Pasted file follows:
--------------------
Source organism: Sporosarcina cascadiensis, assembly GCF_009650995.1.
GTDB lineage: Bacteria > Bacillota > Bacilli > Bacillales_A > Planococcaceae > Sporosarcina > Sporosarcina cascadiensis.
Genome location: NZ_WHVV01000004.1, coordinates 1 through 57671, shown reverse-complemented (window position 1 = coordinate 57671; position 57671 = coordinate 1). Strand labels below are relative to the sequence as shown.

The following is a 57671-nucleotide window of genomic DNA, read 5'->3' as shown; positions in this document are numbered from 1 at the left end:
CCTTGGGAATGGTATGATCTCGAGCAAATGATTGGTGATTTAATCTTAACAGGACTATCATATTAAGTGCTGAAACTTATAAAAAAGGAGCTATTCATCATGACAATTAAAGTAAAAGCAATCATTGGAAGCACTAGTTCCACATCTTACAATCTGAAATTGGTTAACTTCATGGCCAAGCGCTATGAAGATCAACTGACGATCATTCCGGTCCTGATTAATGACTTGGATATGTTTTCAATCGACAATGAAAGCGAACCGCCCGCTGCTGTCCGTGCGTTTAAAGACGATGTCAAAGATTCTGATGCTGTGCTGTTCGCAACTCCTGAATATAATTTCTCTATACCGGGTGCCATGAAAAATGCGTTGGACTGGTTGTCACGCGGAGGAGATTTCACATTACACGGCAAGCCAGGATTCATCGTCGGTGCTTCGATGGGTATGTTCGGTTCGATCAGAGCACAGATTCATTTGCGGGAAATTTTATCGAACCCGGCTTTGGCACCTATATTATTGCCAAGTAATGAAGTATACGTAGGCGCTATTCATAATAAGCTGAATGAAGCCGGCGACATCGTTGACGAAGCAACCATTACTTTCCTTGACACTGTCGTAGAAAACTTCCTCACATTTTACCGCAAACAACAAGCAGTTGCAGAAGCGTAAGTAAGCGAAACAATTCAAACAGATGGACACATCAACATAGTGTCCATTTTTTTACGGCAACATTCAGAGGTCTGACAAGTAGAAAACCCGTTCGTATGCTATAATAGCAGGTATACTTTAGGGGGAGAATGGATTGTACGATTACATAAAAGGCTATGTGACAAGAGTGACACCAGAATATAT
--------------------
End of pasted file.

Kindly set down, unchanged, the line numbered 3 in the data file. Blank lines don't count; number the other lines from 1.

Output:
Genome location: NZ_WHVV01000004.1, coordinates 1 through 57671, shown reverse-complemented (window position 1 = coordinate 57671; position 57671 = coordinate 1). Strand labels below are relative to the sequence as shown.